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In the conclusion of his section instructing exiles how to relate to one another, Peter teaches Christians how to relate to outsiders, those who are not followers of Jesus. He puts it this way in 1 Peter 3:9-17, Do not repay evil for evil or reviling for reviling, but on the contrary, bless, for to this you were called, that you may obtain a blessing. (10) For “Whoever desires to love life and see good days, let him keep his tongue from evil and his lips from speaking deceit; (11) let him turn away from evil and do good; let him seek peace and pursue it. (12) For the eyes of the Lord are on the righteous, and his ears are open to their prayer. But the face of the Lord is against those who do evil.” (13) Now who is there to harm you if you are zealous for what is good? (14) But even if you should suffer for righteousness' sake, you will be blessed. Have no fear of them, nor be troubled, (15) but in your hearts honor Christ the Lord as holy, always being prepared to make a defense to anyone who asks you for a reason for the hope that is in you; yet do it with gentleness and respect, (16) having a good conscience, so that, when you are slandered, those who revile your good behavior in Christ may be put to shame. (17) For it is better to suffer for doing good, if that should be God's will, than for doing evil.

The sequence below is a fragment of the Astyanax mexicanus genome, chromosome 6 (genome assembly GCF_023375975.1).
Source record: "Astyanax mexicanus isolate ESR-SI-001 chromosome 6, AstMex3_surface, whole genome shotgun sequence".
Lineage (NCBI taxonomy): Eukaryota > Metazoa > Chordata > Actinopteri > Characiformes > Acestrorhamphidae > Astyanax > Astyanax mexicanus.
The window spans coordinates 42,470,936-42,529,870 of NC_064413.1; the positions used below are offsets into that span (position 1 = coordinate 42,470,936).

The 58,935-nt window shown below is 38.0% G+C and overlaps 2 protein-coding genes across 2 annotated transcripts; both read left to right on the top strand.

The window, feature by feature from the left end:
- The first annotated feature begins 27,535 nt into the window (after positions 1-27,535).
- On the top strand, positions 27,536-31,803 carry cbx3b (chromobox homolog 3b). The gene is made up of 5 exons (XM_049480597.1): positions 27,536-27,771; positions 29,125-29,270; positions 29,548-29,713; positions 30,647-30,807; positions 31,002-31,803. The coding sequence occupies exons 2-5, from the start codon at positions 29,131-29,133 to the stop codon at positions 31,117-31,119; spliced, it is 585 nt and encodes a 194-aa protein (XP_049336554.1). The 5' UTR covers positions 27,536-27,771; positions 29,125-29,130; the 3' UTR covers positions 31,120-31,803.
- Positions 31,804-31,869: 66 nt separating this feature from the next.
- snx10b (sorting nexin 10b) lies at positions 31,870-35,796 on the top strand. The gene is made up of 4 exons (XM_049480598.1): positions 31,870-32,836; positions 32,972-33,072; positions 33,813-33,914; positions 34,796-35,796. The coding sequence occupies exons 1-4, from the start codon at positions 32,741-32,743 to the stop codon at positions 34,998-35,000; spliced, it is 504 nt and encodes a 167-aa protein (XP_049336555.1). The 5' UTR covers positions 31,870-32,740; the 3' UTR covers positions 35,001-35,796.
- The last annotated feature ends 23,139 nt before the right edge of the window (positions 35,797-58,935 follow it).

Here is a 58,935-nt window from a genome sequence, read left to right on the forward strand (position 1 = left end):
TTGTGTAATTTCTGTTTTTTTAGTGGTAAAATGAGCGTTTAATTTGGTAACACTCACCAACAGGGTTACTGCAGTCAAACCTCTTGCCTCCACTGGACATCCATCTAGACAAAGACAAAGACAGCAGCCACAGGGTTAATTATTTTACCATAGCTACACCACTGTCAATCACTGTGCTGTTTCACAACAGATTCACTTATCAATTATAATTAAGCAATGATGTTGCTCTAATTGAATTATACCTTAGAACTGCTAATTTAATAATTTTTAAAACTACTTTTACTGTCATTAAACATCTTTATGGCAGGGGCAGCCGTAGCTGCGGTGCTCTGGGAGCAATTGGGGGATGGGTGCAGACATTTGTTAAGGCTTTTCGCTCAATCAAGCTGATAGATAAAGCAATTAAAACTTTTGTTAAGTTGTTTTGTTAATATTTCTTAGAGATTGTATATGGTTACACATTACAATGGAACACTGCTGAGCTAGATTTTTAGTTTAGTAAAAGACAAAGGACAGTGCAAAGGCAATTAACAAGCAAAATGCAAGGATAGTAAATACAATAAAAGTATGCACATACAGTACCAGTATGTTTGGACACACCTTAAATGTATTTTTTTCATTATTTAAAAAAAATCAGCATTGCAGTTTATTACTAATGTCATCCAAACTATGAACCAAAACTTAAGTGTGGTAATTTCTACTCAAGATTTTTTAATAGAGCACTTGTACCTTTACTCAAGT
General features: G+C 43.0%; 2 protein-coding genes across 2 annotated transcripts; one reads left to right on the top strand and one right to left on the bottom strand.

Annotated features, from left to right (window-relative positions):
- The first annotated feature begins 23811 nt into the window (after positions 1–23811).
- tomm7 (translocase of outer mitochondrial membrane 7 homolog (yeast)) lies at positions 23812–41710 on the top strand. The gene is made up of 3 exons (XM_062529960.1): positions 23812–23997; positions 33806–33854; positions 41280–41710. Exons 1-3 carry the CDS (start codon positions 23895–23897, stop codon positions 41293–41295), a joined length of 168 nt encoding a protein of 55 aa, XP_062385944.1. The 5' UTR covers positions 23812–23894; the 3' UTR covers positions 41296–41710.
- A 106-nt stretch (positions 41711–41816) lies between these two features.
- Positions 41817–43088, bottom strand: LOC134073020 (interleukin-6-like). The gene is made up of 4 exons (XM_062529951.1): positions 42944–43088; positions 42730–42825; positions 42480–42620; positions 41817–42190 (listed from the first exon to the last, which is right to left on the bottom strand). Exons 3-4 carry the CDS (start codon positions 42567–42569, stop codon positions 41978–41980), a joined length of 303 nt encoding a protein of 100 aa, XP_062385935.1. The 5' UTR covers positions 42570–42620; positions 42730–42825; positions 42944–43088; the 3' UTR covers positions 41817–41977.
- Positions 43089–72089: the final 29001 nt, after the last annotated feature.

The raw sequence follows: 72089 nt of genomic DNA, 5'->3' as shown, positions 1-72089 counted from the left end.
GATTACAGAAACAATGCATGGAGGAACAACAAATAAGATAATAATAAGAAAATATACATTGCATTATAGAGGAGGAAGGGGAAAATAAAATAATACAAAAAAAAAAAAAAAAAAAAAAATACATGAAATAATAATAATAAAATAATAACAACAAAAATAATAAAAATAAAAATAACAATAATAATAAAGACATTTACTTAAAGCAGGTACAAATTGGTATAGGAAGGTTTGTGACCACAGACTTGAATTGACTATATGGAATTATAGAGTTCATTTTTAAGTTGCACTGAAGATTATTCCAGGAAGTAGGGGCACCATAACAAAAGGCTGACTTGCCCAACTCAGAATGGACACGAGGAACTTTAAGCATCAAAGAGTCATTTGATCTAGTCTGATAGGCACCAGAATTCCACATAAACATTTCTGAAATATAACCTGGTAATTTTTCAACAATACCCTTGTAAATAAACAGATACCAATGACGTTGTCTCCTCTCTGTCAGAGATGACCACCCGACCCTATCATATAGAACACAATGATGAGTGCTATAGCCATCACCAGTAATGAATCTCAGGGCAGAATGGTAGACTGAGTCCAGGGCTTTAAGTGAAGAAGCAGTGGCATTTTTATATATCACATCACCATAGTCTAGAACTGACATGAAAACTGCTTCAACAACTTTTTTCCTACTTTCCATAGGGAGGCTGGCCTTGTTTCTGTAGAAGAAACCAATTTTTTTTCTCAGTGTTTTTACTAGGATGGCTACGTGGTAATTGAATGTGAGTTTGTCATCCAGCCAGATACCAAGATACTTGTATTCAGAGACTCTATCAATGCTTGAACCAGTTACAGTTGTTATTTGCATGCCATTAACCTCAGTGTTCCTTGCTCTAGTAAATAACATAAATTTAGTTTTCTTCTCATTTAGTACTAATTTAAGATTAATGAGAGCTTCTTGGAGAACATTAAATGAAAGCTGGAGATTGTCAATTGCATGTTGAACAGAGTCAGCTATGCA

Although there are many lessons we can and should glean from this passage, one in particular stands out in these contentious days. Christians should not revile those who revile them. Or to take it a step further, Christians should bless those who revile them. For many of us, this is a major paradigm shift for the way evangelical Christians have traditionally operated in American life.

Elliott Clark puts it this way: “The fact is, ridiculing your opponents is the privilege of the powerful. But now, as an excluded minority, American Christians no longer have the upper hand. Maligning our cultural and religious adversaries is therefore no longer an effective strategy. The days of mocking atheists, crass joking about homosexuals, slurring Muslims, and making derogatory remarks about political rivals need to end. They never should have existed. But the church could get away with such impudence when we were the cultural majority. Not anymore.”[1]

Dear Christian, no matter how often you are maligned, misrepresented, reviled, slandered, or mocked, this is not the time to act in kind. Now is the time to bless.


[1] Elliot Clark, Evangelism as Exiles: Life On Mission As Strangers In Our Own Land (Denmark: Gospel Coalition, 2019), 72–73.